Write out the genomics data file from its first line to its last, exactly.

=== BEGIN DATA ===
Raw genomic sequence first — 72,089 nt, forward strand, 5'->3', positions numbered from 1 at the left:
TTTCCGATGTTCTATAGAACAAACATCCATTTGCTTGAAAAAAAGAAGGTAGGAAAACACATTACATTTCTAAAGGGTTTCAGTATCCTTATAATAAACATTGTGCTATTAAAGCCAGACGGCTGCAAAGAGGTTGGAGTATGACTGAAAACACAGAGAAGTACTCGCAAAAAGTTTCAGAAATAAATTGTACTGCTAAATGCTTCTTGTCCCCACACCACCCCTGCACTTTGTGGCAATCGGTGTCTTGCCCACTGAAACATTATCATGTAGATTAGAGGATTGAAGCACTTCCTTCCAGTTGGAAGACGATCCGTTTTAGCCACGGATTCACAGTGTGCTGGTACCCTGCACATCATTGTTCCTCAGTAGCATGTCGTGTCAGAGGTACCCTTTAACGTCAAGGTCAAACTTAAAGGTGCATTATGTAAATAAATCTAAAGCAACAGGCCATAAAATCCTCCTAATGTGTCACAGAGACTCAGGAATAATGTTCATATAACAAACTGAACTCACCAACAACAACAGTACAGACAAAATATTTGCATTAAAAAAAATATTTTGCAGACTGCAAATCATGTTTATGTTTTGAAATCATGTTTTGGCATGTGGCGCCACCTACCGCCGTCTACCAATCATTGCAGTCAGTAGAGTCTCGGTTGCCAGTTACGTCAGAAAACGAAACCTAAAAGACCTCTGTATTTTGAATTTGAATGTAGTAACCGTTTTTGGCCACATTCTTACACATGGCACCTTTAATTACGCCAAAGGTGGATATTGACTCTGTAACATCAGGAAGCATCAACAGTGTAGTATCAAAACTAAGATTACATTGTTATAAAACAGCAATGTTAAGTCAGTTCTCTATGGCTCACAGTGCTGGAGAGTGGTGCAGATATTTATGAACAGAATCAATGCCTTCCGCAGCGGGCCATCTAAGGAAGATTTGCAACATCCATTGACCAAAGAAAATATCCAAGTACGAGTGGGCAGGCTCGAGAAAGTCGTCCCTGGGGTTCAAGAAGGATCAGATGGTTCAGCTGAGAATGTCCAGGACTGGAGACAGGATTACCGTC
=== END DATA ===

Raw genomic sequence first — 72,089 nt, forward strand, 5'->3', positions numbered from 1 at the left:
TTTCCGATGTTCTATAGAACAAACATCCATTTGCTTGAAAAAAAGAAGGTAGGAAAACACATTACATTTCTAAAGGGTTTCAGTATCCTTATAATAAACATTGTGCTATTAAAGCCAGACGGCTGCAAAGAGGTTGGAGTATGACTGAAAACACAGAGAAGTACTCGCAAAAAGTTTCAGAAATAAATTGTACTGCTAAATGCTTCTTGTCCCCACACCACCCCTGCACTTTGTGGCAATCGGTGTCTTGCCCACTGAAACATTATCATGTAGATTAGAGGATTGAAGCACTTCCTTCCAGTTGGAAGACGATCCGTTTTAGCCACGGATTCACAGTGTGCTGGTACCCTGCACATCATTGTTCCTCAGTAGCATGTCGTGTCAGAGGTACCCTTTAACGTCAAGGTCAAACTTAAAGGTGCATTATGTAAATAAATCTAAAGCAACAGGCCATAAAATCCTCCTAATGTGTCACAGAGACTCAGGAATAATGTTCATATAACAAACTGAACTCACCAACAACAACAGTACAGACAAAATATTTGCATTAAAAAAAATATTTTGCAGACTGCAAATCATGTTTATGTTTTGAAATCATGTTTTGGCATGTGGCGCCACCTACCGCCGTCTACCAATCATTGCAGTCAGTAGAGTCTCGGTTGCCAGTTACGTCAGAAAACGAAACCTAAAAGACCTCTGTATTTTGAATTTGAATGTAGTAACCGTTTTTGGCCACATTCTTACACATGGCACCTTTAATTACGCCAAAGGTGGATATTGACTCTGTAACATCAGGAAGCATCAACAGTGTAGTATCAAAACTAAGATTACATTGTTATAAAACAGCAATGTTAAGTCAGTTCTCTATGGCTCACAGTGCTGGAGAGTGGTGCAGATATTTATGAACAGAATCAATGCCTTCCGCAGCGGGCCATCTAAGGAAGATTTGCAACATCCATTGACCAAAGAAAATATCCAAGTACGAGTGGGCAGGCTCGAGAAAGTCGTCCCTGGGGTTCAAGAAGGATCAGATGGTTCAGCTGAGAATGTCCAGGACTGGAGACAGGATTACCGTC